Current Events

  • Uneasy money

    Uneasy money

    The policies of the Fed have added more than $1 trillion toward U.S. income inequality, says a study by an SCU scholar and researcher.

  • A cut to California’s future

    A cut to California’s future

    The Cal Grant program, which has provided funding for more than 2.3 million students in the state since it was launched, is in jeopardy.

  • His life in our hands

    His life in our hands

    Religion scholar Elizabeth Drescher remembers Nelson Mandela and the legacy of his ever transforming generosity.

  • A sight of innocence

    A sight of innocence

    George Souliotes went to prison for three life sentences after he was convicted of arson and murder. Twenty years later, he’s out—after the Northern California Innocence Project proved he didn’t do it.

    Winter 2014

  • Patent trolls, beware

    Patent trolls, beware

    The White House has brought on SCU’s Colleen Chien, a leading expert in patent law, as senior advisor.

    Winter 2014

  • Confronting the unspeakable

    Confronting the unspeakable

    Peace activist and writer James Douglass '61 finds hope in the tragedy of Kennedy's assassination. Nov. 22 marks the 50th anniversary of that painful day.

  • Make hay

    Make hay

    Internet Ethics Program Manager Irina Raicu J.D. ’09 interrogates the ethics of NSA surveillance.

    Fall 2013

  • The thin gray line

    The thin gray line

    The Mission Campus recently played host to brain injury experts, along with former 49ers Brent Jones ’85 and Ronnie Lott, as they examined the crisis of sports concussions.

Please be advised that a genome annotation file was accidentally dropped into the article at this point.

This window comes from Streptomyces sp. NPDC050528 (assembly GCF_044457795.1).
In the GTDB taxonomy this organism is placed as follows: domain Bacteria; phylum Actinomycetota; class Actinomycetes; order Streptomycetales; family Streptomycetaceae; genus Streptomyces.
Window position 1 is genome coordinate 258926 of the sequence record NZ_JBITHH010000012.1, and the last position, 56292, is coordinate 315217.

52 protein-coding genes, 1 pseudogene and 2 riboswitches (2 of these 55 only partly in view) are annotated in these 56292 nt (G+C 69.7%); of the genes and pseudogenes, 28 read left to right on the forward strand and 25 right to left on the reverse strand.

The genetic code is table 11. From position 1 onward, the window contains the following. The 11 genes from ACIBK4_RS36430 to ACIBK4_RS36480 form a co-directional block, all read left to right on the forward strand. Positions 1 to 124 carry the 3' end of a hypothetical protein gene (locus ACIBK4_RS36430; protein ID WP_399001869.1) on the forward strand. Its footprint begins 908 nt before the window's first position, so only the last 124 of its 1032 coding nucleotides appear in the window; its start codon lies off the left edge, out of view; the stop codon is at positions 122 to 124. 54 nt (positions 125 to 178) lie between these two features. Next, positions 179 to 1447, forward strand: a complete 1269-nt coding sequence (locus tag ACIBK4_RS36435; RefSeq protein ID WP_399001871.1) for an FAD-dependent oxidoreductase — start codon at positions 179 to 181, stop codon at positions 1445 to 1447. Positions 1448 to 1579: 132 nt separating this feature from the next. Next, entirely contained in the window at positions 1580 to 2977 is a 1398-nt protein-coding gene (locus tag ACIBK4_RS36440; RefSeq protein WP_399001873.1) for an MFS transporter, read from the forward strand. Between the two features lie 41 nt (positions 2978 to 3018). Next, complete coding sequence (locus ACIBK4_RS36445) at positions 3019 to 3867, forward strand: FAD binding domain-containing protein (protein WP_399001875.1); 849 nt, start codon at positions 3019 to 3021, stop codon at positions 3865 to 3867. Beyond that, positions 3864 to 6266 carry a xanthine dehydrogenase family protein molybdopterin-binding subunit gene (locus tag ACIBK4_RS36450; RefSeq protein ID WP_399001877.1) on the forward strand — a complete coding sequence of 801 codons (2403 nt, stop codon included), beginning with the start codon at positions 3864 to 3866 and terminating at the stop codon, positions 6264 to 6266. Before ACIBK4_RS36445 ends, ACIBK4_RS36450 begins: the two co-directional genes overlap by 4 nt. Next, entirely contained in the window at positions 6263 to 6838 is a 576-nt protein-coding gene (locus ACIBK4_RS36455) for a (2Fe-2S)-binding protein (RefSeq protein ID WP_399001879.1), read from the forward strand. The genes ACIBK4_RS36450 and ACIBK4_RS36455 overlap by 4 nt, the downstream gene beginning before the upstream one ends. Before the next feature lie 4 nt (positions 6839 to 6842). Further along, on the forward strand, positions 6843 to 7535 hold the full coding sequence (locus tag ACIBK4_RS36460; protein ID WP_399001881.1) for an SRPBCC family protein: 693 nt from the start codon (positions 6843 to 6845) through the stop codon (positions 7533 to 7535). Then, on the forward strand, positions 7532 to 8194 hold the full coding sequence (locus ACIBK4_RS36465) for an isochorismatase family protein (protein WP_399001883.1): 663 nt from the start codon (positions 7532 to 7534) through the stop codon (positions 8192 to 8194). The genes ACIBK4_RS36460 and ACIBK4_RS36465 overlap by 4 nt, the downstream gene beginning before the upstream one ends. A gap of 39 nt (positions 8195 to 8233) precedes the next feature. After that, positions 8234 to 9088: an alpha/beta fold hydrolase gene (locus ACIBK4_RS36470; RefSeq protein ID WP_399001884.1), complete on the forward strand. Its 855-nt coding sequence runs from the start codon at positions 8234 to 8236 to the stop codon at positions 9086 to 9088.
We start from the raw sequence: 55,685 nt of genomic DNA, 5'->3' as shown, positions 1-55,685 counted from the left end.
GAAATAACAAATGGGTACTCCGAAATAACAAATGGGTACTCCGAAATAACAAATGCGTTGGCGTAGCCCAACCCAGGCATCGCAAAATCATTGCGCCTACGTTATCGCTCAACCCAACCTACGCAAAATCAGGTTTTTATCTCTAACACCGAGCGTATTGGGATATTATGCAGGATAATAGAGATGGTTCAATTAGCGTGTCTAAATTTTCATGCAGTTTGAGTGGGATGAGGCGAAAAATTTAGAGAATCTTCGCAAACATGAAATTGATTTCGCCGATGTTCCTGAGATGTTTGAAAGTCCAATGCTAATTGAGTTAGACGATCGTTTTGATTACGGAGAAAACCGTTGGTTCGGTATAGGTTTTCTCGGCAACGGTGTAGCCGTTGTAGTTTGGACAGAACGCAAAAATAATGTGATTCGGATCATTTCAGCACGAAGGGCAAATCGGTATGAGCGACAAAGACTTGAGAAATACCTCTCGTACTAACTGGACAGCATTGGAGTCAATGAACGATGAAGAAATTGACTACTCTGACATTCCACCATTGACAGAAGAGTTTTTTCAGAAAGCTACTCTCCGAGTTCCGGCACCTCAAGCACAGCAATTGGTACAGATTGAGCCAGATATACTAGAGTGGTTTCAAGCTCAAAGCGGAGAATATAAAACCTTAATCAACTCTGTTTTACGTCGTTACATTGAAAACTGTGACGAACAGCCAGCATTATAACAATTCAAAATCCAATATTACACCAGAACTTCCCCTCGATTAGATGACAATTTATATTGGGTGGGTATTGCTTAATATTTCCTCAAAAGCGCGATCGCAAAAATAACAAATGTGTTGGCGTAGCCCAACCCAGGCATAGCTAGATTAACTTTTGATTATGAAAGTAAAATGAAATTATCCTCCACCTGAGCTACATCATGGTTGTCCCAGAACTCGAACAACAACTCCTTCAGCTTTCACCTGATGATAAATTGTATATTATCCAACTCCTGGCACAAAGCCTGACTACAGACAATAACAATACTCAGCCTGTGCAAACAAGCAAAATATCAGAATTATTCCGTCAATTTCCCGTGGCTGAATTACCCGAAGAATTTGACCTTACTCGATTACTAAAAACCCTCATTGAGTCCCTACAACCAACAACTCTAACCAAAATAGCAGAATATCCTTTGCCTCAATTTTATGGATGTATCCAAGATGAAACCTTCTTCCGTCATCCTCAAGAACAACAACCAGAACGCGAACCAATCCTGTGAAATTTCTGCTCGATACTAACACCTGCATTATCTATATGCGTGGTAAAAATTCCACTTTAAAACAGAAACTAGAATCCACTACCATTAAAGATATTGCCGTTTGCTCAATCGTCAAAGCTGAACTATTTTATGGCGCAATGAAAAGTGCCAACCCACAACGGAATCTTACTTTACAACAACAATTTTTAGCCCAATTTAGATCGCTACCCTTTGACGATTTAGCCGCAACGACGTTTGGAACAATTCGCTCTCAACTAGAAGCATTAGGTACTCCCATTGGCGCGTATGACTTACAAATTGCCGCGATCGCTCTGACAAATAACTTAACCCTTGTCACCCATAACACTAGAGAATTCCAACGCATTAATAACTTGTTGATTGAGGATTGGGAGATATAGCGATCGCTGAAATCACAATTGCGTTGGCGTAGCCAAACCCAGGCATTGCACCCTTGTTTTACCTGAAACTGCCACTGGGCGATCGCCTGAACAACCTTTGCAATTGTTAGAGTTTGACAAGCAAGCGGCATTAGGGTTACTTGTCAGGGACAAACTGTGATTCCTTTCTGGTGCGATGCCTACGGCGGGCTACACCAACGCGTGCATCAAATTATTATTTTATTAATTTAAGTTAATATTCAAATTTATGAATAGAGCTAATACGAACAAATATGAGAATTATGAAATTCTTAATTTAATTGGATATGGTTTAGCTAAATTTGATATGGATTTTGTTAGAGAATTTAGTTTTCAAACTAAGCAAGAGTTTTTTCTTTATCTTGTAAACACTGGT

• The Fixer

    The Fixer

    Santa Clara's first female valedictorian becomes UC's first female president. Can she help fix the system?

  • Egyptian protests built on a computer format

    Egyptian protests built on a computer format

    Computer engineering professor Ahmed Amer argues that the anti-Morsi petition gatherers in Egypt functioned like a distributed computing system—and that's why they were so effective.

Winter 2014

Table of contents

Features

Rise up, my love

There are the sanctuaries built for worship—and that carry beauty and grace for all to see. Then there are the improvised places of faith, perhaps more subtle in how they speak to the wonder worked there.

The chaplain is in the House

With the way things have gone recently in Congress, looking to the heavens for some help and guidance might seem like a very good idea. In fact, that’s what Pat Conroy, S.J., M.Div. ’83 is there to do.

Welcome to Citizenville

Who published the one book on government in 2013 that conservative firebrand Newt Gingrich told all true believers that they should read? Well, the author is now lieutenant governor of California. Before that, he was mayor of San Francisco. That’s right: It’s Gavin Newsom ’89.

Mission Matters

Goooaal!

Women’s soccer wins the West Coast Conference championship.

Patent trolls, beware

The White House has brought on SCU’s Colleen Chien, a leading expert in patent law, as senior advisor.

A sight of innocence

George Souliotes went to prison for three life sentences after he was convicted of arson and murder. Twenty years later, he’s out—after the Northern California Innocence Project proved he didn’t do it.